If you are a Housing Occupational Therapist, most of your career is spent thinking about bathing in terms of how essential it is for a person to bathe. Shaping our clinical reasoning has been the rhetoric of health and social care legislation, where we have to judge the needs upon the merits of a person’s “medical” requirement to bathe. All too often, this line of clinical reasoning leads to those conversations where we hear yourselves murmuring those fateful words “that’s a want, not a need.”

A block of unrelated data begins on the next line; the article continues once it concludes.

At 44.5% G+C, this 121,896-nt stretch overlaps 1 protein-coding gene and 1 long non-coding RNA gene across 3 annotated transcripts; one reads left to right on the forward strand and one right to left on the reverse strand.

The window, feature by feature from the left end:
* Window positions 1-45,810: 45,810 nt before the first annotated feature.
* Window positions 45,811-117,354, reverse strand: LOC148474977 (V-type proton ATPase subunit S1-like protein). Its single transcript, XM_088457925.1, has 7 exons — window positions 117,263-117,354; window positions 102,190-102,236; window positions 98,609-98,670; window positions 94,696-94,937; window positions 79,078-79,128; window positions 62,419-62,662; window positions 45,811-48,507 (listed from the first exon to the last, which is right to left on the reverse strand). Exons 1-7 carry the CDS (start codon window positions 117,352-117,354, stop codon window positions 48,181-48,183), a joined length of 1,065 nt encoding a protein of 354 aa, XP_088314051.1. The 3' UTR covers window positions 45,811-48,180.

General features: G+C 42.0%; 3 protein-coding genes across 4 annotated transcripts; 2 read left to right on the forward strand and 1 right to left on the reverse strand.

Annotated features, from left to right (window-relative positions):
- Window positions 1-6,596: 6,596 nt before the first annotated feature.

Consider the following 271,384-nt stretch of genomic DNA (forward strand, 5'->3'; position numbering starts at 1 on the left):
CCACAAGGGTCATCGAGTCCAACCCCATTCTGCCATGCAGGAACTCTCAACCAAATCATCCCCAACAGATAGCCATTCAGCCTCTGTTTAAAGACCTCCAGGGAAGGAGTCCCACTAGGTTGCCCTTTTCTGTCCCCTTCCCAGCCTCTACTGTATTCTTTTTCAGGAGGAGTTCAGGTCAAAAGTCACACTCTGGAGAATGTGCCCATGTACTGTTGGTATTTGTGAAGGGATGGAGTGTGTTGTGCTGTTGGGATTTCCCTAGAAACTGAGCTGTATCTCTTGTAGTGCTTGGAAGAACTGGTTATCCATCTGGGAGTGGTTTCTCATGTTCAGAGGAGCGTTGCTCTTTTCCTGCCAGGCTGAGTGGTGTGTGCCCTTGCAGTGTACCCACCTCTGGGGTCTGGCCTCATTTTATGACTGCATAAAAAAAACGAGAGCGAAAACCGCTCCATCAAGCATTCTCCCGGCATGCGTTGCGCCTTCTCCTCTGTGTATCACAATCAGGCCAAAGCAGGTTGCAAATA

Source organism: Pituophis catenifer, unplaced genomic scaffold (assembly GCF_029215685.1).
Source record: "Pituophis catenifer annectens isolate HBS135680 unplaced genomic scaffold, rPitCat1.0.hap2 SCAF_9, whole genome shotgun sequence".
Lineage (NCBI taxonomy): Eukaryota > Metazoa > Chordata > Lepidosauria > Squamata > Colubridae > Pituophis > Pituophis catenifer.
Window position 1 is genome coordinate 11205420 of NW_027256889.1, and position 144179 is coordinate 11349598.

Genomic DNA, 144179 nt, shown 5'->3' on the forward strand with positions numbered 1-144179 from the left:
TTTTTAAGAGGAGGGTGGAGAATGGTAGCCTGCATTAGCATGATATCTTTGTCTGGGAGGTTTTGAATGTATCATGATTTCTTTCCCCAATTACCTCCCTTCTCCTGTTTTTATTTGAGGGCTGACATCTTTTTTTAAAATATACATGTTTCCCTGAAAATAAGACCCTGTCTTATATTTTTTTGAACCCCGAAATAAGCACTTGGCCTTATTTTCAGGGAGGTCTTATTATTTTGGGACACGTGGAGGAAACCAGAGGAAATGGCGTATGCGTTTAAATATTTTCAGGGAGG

We even comfort ourselves with the nonsensical belief that a person’s want or desire to have a bath is, somehow, comparable with most people’s aspiration to have the latest luxury gadget! Thank goodness then for the Care Act (2014), which places well-being and a person’s aspirations at the centre of the assessment process. Because of the new rhetoric of the Care Act, we want to explore how occupation-focused practice can help us to explain the well-being benefits of bathing.